Yon atik sou Mashable (US) pandan “Tèt” ki Crisiscamp nan Washington.
A CrisisCongress pran plas semèn pase a nan Washington, DC. evènman an, yon òganize ki gen plis pase 80 teknoloji-konprandr lidè nan senk peyi, vize yo kreye sosyal solisyon medya ki baze sou ede kominote yo ap fè fas tankou dezas ki sot Ayiti a ak Chili tranblemanntè. Solisyon gen ale nan CrisisCamps wiki, epi yo konpoze de veteran soti nan gwoup la èd ki pa Peye- CrisisCommons.
Kongrè a, sanble nan fòma pwòp kan li yo, gade pou pi bon fason bay èd a tou de gouvènman ak sitwayen fè fas ak kriz. Dousman nan Allen Gunn, yon veteran ki gen plis pase 1,000 kan, Kongrè a te diskite yon gran varyete sijè, ki enkli sa te travay nan tan pase, posib estrikti legal, misyon deklarasyon, ak kijan pi byen anbrase kilti entènasyonal. Isit la nan yon gade nan rasin yo ak fiti nan CrisisCommons a li trè premye Kongrè a.
Poukisa CrisisCommons Travo
CrisisCommons has inspired a huge swath of people from various global communities to come together to help. Whether it’s a hardcore coder building the Oil Reporter mobile app, a member of the Prèv ekip, or a social media communicator, people with different skill sets connect and work without any personal agenda to achieve solutions that make a difference.
“First, we need to recognize that disasters have a way of bringing people together with a desire to help, whether it’s the Haiti earthquake or the 2004 Boxing Day tsunami,” said Andy Carvin, senior strategist at NPR and a CrisisCamp co-organizer. According to Carvin, it helps that the structure of CrisisCommons makes it familiar to the tech community. “Grassroots events like Barcamp and Podcamp have become very popular in the tech community, so when we announced our intention to have our first post-Haiti CrisisCamp, the concept made sense to many of the very people we hoped would participate.”
Within a year, CrisisCommons launched and built a dedicated community spanning 10 countries. Almost all of the original networking began online via social media tools, migrated to CrisisCamps, and eventually the Congress itself. According to Gael Musquet, charge d etudes, Departement Amenagement du Territoire in France, the reason the Camps were able to enjoy so much far-reaching success so quickly was that they were structured in a way where everyone could emulate everyone else, and learn from each other’s successes. “It is based on the power of the Internet () to show what we are doing, and how we are doing that,” he said. “That helps people to reproduce the methods of groups who have succeeded, and realize the same things in different cultures with the different languages. For me, things like wikis and Twitter () represent the power of the Internet.”
While social media has been instrumental in the success of organizing the camps, social media also plays to the speed necessary to create and deploy applications to the field during a disaster. “Crises and emergencies are incredibly precarious situations,” said Sloane Berrent, author of the Causemopolitan blog. “In New Orleans, we created a CrisisCamp in less than a week. In order to do that, we needed the community to come together. In today’s environment, that community includes online. Social media played a natural role in the recruitment and retainment of volunteers.”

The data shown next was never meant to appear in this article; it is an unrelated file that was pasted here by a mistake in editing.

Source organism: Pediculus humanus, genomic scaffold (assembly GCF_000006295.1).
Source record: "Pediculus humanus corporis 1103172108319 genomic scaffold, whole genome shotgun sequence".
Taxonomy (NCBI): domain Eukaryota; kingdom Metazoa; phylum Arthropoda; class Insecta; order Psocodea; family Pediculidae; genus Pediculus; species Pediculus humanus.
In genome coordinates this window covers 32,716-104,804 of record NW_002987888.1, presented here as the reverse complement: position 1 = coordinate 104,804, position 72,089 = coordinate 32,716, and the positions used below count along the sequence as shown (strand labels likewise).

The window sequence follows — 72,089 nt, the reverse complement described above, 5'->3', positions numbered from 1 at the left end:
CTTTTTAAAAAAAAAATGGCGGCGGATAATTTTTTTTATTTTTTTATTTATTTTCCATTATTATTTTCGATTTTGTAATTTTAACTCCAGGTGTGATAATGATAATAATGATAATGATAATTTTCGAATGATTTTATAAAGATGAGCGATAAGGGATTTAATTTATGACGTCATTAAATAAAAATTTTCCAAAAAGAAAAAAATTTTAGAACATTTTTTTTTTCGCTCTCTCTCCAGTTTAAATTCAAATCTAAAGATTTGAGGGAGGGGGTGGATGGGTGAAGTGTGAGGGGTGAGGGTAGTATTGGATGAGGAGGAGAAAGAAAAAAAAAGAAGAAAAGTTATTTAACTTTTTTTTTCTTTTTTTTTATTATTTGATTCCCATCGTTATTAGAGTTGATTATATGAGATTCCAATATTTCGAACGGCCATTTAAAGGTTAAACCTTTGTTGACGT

Defining its Mission
The Congress was designed to maximize CrisisCommons’ ability to assist in the event of future disasters or humanitarian issues. Creating applications and tools for unique crises requires more than just getting a room of willing coders and communicators together. It requires government and NGO support, as well. One of the major goals of the Congress was to help the organization better prepare in advance of the next disaster or humanitarian crisis, rather than simple scrambling to react when disaster hits.
“[CrisisCongress] is our first step: Being in a room together talking about what happened and what’s next,” said Heather Leson, CrisisCommons founder, Kanada. “[We're] Creating non-crisis events in advance by region, and locally to be ready for the next one. I am choked up by the fact that we are planning preparedness in our regions/countries for the next disaster or crisis. We are building our communities based on experiences from hosting CrisisCamp Chile and Haiti.”
CrisisCommons is also looking to learn from past mistakes and experiences. “In many ways we’re preparing for the next Haiti simply by learning how to organize these events and hosting them again and again,” said Carvin. “Meanwhile, some of our projects have disaster preparedness in mind as well as disaster response. For example, our CrisisWiki.org project is designed so that anyone can add disaster-related resources to the wiki at any time … Then, if there’s a disaster nearby, it’s easy to pull together the resources, because many of them have already been curated there.”
However, the future holds some challenges for CrisisCommons. The hardest part is moving from survival to sustainability, said Berrent: “CrisisCommons will have to look beyond the next crisis and into their own three to five year future. [A] structure around building community chapters, working with international governments, and creating sustainable revenue models are serious endeavors…”
Musquet said that the biggest challenge was still to support younger countries unprepared for major disasters. With a growing organization committed to doing good, the challenge is one of bureaucracy and of scalability. “How do we keep our early starters and manage these diverse voices?” Leson asked. “Diversity in voices is important. I am excited for the journey.”